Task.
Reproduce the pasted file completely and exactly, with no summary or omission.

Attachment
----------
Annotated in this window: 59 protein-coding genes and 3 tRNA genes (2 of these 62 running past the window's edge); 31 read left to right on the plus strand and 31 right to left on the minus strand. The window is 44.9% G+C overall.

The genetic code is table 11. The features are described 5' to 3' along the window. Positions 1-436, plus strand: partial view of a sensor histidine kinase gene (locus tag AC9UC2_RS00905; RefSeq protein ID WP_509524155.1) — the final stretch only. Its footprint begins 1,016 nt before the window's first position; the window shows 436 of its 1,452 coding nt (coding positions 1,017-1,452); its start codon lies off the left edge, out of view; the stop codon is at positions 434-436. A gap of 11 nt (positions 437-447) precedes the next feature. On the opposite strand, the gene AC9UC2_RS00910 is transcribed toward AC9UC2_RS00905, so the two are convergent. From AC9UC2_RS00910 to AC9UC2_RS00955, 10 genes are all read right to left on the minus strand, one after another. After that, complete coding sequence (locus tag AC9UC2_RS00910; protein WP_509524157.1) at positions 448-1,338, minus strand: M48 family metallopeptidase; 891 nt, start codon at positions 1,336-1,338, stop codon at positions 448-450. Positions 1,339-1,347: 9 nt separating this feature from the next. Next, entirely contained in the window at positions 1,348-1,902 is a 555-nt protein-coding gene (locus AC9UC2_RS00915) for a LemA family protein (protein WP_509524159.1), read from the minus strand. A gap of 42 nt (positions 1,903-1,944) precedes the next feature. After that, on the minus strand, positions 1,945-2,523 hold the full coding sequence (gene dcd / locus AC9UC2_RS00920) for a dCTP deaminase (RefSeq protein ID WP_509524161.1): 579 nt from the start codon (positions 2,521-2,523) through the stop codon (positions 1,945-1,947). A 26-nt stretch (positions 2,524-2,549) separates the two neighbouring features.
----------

Annotated in this window: 59 protein-coding genes and 3 tRNA genes (2 of these 62 running past the window's edge); 31 read left to right on the plus strand and 31 right to left on the minus strand. The window is 44.9% G+C overall.

The genetic code is table 11. The features are described 5' to 3' along the window. Positions 1-436, plus strand: partial view of a sensor histidine kinase gene (locus tag AC9UC2_RS00905; RefSeq protein ID WP_509524155.1) — the final stretch only. Its footprint begins 1,016 nt before the window's first position; the window shows 436 of its 1,452 coding nt (coding positions 1,017-1,452); its start codon lies off the left edge, out of view; the stop codon is at positions 434-436. A gap of 11 nt (positions 437-447) precedes the next feature. On the opposite strand, the gene AC9UC2_RS00910 is transcribed toward AC9UC2_RS00905, so the two are convergent. From AC9UC2_RS00910 to AC9UC2_RS00955, 10 genes are all read right to left on the minus strand, one after another. After that, complete coding sequence (locus tag AC9UC2_RS00910; protein WP_509524157.1) at positions 448-1,338, minus strand: M48 family metallopeptidase; 891 nt, start codon at positions 1,336-1,338, stop codon at positions 448-450. Positions 1,339-1,347: 9 nt separating this feature from the next. Next, entirely contained in the window at positions 1,348-1,902 is a 555-nt protein-coding gene (locus AC9UC2_RS00915) for a LemA family protein (protein WP_509524159.1), read from the minus strand. A gap of 42 nt (positions 1,903-1,944) precedes the next feature. After that, on the minus strand, positions 1,945-2,523 hold the full coding sequence (gene dcd / locus AC9UC2_RS00920) for a dCTP deaminase (RefSeq protein ID WP_509524161.1): 579 nt from the start codon (positions 2,521-2,523) through the stop codon (positions 1,945-1,947). A 26-nt stretch (positions 2,524-2,549) separates the two neighbouring features.